Telling Secrets Can Be Bad for Our Health, Psychologists Say

New research reveals that stress from hiding information is harmful to the body.

June 22, 2017 5:00 am
Keeping Secrets Is Bad For Your Health
Keeping secrets can decrease stamina and the ability to pay attention, psychologists say. (Getty Images)

The secret’s out: Hiding things from others the can do a lot of damage to the body.

People that keep information close to their chest may be doing harm to their health, according to psychologists. The stress caused by keeping secrets has been found to decrease physical and cognitive abilities.

Researchers at Tufts University polled 2,000 people about their secrets, finding 38 common categories. These included secrets regarding things like sex, money, drugs, relationships, and work. The average person has, at any moment, five secrets from these 38 categories that they’ve never told anyone about, according to Quartz.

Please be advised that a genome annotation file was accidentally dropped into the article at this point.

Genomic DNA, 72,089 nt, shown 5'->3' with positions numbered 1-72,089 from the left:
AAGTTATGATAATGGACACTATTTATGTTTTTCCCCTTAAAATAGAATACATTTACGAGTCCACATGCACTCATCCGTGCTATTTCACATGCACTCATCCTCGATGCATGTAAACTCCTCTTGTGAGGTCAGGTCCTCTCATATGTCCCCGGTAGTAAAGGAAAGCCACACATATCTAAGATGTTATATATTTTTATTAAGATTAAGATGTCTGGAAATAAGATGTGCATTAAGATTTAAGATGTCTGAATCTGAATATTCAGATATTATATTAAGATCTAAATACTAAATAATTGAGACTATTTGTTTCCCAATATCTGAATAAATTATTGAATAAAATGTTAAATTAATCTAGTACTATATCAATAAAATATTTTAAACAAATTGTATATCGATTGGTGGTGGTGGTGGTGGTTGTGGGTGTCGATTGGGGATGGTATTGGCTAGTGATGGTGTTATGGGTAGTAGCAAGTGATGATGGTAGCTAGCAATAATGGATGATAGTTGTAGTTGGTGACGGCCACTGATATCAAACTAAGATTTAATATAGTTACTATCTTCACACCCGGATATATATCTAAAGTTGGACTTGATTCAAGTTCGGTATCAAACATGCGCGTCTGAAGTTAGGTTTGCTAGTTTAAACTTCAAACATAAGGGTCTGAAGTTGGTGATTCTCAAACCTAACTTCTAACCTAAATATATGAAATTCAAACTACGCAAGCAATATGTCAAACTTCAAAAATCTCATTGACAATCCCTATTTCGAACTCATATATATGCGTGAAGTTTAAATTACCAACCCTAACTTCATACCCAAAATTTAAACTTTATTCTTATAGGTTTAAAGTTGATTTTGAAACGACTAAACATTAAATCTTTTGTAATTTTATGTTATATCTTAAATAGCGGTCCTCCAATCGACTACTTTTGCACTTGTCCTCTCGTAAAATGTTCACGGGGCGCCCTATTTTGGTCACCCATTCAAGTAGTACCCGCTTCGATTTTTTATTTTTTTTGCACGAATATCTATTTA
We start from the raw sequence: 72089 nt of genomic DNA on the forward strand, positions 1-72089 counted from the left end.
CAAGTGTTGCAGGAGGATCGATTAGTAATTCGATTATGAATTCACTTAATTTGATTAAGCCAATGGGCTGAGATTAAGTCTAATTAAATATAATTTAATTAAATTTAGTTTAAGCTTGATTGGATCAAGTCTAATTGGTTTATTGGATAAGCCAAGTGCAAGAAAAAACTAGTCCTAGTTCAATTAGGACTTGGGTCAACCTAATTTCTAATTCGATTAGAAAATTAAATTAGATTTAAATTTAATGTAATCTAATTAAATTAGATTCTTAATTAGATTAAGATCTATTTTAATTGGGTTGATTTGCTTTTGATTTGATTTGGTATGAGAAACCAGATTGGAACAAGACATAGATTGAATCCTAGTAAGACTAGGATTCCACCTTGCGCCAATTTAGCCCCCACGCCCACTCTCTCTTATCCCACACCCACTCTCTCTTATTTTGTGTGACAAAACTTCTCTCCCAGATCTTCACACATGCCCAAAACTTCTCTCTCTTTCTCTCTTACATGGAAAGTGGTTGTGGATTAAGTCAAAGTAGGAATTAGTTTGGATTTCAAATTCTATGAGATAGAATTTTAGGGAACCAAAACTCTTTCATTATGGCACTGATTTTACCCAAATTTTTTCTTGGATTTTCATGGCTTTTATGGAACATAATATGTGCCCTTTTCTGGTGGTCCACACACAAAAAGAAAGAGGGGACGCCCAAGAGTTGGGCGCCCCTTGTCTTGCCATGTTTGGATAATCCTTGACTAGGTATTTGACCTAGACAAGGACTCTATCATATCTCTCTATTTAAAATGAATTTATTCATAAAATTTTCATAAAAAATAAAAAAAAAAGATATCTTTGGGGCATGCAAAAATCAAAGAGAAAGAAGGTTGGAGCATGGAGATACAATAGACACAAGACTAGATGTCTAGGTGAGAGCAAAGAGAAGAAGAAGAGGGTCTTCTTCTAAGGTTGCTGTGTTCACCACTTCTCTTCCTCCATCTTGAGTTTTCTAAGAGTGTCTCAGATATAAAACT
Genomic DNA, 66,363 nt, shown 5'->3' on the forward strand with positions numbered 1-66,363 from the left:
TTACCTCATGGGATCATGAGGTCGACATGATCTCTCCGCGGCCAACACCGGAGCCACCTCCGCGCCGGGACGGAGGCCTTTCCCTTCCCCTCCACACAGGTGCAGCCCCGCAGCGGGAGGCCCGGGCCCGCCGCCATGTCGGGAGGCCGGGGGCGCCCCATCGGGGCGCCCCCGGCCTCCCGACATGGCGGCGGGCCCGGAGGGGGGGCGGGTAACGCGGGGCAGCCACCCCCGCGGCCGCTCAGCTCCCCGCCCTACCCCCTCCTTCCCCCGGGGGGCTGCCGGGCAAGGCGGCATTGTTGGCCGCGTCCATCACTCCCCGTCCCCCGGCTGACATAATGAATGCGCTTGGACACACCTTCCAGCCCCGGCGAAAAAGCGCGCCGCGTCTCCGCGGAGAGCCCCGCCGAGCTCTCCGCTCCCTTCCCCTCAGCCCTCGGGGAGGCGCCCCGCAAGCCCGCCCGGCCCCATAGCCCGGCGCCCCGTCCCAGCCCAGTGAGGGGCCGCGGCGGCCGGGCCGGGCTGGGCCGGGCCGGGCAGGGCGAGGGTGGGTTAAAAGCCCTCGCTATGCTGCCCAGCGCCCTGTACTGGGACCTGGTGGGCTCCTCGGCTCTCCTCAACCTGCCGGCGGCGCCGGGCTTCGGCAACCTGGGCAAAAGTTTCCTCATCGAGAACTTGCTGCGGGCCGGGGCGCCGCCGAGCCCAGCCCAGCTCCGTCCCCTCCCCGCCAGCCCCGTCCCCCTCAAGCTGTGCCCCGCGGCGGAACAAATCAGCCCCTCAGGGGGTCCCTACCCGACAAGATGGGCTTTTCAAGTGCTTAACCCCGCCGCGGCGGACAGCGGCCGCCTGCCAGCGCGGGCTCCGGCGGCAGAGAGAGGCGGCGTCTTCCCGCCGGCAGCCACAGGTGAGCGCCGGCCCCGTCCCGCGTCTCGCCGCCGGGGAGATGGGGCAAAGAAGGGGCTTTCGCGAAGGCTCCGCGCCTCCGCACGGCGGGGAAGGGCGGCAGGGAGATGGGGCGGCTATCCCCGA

With each secret a participant held, researchers asked them about how they concealed it and how they felt about doing so. In their study, the psychologists found that people thought about hiding their secret twice as often as they actually needed to cover up the information.

Worrying about concealing the truth without having to do so creates unnecessary stress that deteriorates our well-being. Published in the Journal of Experimental Psychology, the study found that it “led to deficits in intellectual acuity, interpersonal restraint, physical stamina, and executive function.”

The InsideHook Newsletter.

News, advice and insights for the most interesting person in the room.